The efficiency of a process is highly affected by disturbances and faults, which in extreme cases may lead to unsafe conditions or to process shutdown and hence need to be detected early for preventive actions or maintenance planning. However, disturbances and faults may not be available for measurement directly and therefore need to be estimated using available measurements and the underlying model of the process. The number, type and location of measurements (termed as measurement model) will influence the accuracy of the estimate and hence careful consideration needs to be done for selection of measurements. In this work, we will describe an approach for synthesizing an optimal measurement model and its application to the water gas shift reactor (WGSR) as part of an integrated gasification combined cycle (IGCC) plant. The WGSR is one of the important units in an IGCC plant for satisfying power production and carbon capture goals. A first-principles model of the WGSR has been developed in our previous work where the reactor is described by a system of non-linear differential and algebraic equations (DAE). The design of the measurement model is done by using the Genetic algorithm (GA) and extended Kalman filter (EKF).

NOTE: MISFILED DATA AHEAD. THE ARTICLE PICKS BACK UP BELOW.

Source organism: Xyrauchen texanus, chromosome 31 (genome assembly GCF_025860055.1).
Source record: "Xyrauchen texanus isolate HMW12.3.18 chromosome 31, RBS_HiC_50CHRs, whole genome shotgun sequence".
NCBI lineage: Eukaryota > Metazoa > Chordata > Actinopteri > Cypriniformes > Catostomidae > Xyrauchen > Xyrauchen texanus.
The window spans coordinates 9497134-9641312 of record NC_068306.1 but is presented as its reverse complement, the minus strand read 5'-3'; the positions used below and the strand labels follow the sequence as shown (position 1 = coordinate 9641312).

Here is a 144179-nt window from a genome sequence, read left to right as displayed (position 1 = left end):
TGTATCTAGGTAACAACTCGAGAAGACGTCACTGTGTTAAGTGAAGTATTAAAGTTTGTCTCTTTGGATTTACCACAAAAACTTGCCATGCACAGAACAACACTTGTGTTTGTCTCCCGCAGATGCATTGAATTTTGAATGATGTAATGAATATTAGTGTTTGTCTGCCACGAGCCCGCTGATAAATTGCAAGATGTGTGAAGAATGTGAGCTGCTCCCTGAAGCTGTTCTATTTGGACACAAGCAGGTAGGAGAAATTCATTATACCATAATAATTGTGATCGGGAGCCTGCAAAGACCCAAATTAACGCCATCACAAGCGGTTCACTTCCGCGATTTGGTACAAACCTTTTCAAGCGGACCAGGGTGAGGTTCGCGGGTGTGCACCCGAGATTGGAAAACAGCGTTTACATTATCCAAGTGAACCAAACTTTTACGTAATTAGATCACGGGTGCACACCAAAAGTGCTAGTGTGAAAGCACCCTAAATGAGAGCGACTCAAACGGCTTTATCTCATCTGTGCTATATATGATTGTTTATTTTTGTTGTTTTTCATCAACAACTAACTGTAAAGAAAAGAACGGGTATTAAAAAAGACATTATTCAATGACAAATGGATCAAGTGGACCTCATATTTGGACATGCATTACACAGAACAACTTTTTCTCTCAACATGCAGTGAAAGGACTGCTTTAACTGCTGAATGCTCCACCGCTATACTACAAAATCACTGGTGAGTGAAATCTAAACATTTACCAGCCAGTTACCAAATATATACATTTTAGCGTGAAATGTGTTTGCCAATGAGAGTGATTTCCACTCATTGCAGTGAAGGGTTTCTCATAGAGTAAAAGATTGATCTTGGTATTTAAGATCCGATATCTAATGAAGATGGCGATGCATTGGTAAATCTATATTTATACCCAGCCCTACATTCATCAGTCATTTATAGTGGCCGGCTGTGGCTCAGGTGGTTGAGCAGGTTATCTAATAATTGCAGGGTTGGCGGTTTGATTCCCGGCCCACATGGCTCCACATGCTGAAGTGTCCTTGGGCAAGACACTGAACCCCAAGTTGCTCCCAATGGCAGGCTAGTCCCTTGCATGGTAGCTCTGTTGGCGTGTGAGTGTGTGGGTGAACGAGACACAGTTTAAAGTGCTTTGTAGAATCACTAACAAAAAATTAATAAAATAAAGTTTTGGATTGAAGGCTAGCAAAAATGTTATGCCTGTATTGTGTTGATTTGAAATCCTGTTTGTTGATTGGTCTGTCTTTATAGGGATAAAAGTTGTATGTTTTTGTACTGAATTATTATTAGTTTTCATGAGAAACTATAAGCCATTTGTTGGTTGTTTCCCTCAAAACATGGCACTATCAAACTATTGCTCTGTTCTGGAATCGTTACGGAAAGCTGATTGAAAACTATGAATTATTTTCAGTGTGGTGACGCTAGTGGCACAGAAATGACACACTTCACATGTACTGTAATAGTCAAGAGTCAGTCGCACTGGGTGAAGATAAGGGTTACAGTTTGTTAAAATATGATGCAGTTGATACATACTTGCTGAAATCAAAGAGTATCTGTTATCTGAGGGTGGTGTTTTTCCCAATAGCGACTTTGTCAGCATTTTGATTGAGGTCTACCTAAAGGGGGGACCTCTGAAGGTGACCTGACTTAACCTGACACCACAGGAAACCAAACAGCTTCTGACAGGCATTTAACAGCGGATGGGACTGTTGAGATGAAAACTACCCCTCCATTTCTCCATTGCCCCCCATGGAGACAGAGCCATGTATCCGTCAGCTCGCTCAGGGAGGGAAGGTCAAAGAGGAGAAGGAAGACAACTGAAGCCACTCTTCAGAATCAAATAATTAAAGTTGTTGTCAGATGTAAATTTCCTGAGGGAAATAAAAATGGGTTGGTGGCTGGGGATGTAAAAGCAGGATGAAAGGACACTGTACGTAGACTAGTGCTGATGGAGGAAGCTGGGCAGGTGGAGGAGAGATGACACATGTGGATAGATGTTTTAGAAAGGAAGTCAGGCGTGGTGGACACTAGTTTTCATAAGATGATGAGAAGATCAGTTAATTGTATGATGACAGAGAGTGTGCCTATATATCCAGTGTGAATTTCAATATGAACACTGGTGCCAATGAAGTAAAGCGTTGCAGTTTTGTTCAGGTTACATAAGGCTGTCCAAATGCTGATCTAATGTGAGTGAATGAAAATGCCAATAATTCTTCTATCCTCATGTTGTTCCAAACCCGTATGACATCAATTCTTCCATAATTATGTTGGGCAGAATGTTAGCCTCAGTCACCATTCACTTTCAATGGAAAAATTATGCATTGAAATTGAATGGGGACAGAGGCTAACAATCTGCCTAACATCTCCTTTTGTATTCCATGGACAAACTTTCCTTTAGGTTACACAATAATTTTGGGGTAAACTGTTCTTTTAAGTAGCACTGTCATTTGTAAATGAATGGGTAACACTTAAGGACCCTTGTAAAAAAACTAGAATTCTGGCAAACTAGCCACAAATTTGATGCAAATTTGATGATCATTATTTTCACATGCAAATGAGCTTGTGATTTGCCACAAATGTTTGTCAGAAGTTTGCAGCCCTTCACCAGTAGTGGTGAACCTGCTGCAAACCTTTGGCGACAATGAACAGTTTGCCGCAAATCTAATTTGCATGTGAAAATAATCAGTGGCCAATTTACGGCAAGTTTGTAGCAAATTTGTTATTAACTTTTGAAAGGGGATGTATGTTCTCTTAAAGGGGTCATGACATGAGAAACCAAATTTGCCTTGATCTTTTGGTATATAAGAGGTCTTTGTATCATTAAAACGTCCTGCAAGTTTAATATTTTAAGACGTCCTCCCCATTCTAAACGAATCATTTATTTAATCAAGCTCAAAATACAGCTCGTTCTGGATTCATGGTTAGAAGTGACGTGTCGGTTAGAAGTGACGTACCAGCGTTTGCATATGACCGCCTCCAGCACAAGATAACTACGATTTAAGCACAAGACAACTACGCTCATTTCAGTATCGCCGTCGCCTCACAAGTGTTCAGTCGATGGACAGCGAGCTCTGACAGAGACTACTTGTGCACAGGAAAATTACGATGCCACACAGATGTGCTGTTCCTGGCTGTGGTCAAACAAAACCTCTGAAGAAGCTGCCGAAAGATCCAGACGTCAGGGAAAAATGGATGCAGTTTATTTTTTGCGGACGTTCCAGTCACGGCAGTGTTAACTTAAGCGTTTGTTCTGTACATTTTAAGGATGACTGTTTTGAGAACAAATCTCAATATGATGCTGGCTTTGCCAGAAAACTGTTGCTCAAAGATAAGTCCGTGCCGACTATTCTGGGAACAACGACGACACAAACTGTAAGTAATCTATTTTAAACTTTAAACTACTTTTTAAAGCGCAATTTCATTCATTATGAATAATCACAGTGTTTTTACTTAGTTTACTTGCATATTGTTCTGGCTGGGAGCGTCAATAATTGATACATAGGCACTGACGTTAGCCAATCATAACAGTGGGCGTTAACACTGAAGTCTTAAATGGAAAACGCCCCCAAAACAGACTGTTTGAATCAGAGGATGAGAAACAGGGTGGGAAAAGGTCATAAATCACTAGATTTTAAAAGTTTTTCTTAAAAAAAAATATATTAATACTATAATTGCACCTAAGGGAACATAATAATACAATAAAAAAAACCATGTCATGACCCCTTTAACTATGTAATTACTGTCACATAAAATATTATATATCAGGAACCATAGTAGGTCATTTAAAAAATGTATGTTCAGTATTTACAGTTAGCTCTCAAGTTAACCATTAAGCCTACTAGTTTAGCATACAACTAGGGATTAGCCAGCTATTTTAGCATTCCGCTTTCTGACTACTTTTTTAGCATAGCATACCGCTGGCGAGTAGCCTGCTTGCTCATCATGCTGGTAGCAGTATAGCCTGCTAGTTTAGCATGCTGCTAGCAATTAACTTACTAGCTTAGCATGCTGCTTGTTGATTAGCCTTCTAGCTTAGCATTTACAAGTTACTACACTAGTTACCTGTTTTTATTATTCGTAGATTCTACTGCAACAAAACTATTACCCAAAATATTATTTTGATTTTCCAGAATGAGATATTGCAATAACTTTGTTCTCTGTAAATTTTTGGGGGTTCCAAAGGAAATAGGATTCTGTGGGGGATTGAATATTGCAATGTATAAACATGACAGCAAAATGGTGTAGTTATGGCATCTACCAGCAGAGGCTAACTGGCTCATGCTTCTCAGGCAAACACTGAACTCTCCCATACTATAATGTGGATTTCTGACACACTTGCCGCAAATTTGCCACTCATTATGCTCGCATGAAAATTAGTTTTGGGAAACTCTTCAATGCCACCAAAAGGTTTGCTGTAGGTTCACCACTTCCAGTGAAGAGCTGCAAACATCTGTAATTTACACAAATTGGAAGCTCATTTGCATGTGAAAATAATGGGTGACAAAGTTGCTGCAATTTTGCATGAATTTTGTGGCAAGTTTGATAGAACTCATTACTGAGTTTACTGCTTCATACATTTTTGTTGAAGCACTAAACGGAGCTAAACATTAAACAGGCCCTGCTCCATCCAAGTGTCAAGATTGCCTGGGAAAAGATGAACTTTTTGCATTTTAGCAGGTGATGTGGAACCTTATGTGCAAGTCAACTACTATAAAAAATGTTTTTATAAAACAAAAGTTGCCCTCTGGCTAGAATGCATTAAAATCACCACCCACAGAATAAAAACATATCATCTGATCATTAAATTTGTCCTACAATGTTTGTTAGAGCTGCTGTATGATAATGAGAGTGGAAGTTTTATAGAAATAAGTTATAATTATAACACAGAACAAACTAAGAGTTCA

An enhancement to the existing EKF that not only handles the uncertainties in the differential equations, but also considers the presence of uncertainties in algebraic equations while satisfying other state constraints will be described. The GA is used to search the large number of possible combinations of sensors while the EKF is used to estimate the values of the desired variables for each set of sensors that is considered by the GA. However, this approach is cumbersome due to the vast search space and computational burden for nonlinear state estimation. To address the latter issue, reduction in computational burden is studied by developing simplified WGSR models using scaling analysis. For reducing the computational burden further, in-situ adaptive tabulation (ISAT), a storage and retrieval technique, is used. The reduction in computational burden and the accuracy of the resulting measurement model are compared against the use of the original model.